On appeal, petitioner argues that the district court erred in several respects. First, he contends that the district court should not have dismissed his petition after excusing exhaustion. In support of this contention, petitioner asserts that, at the time the district court allowed him to amend his petition and advised him to include all his federal claims in the amended petition, the court knew that petitioner sought to include in his federal petition some claims that he had not raised to the Oklahoma Court of Criminal Appeals on direct appeal. Therefore, petitioner maintains, the district court's order excusing exhaustion extended to all of petitioner's federal claims. Petitioner also disputes the district court's conclusion that state remedies may still be available for his unexhausted claims.
Next, petitioner contends that his direct appeal did not receive adequate review by the Oklahoma Court of Criminal Appeals, and that the district court failed to address this independent ground for relief. Finally, petitioner argues that the district court should have appointed counsel to represent him and should have conducted an evidentiary hearing on the merits of all twelve of his claims.
Petitioner's first argument is foreclosed by our opinion in Harris v. Champion, 48 F.3d 1127 (10th Cir.1995)(Harris IV ). The district court properly determined that inordinate delay in adjudicating petitioner's direct criminal appeal could not excuse exhaustion of the claims petitioner did not raise in that appeal. See id. at 1133. The district court's earlier statements about the necessity of raising all federal claims in a single petition related solely to Rule 9 concerns, and did not expand the scope of claims for which exhaustion could be excused based on state court delay.
Further, the district court did not err in concluding that petitioner may still be able to seek redress for his unexhausted claims in state court. Petitioner's objection to the district court's conclusion appears to be based, in large part, on petitioner's mistaken belief that, if the district court were to conclude that he could no longer present his unexhausted claims to the state court, the district court could then hear those claims on the merits. To the contrary, if the district court were to deem the claims procedurally barred, it could not hear them on the merits "absent a showing of either cause and prejudice or a fundamental miscarriage of justice." Brecheen v. Reynolds, 41 F.3d 1343, 1363 (10th Cir.1994), cert. denied, 115 S.Ct. 2564 (1995).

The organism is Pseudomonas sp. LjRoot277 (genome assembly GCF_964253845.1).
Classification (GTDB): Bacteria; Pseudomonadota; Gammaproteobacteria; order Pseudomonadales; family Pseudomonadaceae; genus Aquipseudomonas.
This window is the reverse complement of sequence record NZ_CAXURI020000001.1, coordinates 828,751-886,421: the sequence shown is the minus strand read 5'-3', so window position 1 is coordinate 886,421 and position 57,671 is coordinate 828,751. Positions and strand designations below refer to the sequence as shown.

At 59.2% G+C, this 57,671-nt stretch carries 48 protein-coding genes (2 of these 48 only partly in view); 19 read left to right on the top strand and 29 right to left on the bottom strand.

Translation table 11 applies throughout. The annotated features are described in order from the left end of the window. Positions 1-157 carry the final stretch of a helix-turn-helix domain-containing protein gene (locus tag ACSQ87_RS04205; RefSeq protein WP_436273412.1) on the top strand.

We reject petitioner's argument concerning the adequacy of review by the Oklahoma Court of Criminal Appeals, for two reasons. First, we have previously upheld the use of summary opinions in unpublished cases by the Oklahoma Court of Criminal Appeals. King v. Champion, 55 F.3d 522, 526 (10th Cir.1995). Second, petitioner's contention that the Oklahoma court's issuance of a summary opinion shows that it abdicated all responsibility for reviewing his federal claims once the district court excused exhaustion of those claims is without any factual support and is purely speculative.
Because petitioner's amended petition presented both exhausted and unexhausted claims, it was subject to dismissal as a mixed petition. Harris IV, 48 F.3d at 1133. Under the circumstances, neither the appointment of counsel for petitioner nor the holding of an evidentiary hearing on the merits of petitioner's claims was warranted.
The judgment of the United States District Court for the Western District of Oklahoma is AFFIRMED.
The mandate shall issue forthwith.
Honorable Wesley E. Brown, Senior District Judge, United States District Court for the District of Kansas, sitting by designation
This order and judgment is not binding precedent, except under the doctrines of law of the case, res judicata, and collateral estoppel. The court generally disfavors the citation of orders and judgments; nevertheless, an order and judgment may be cited under the terms and conditions of 10th Cir. R. 36.3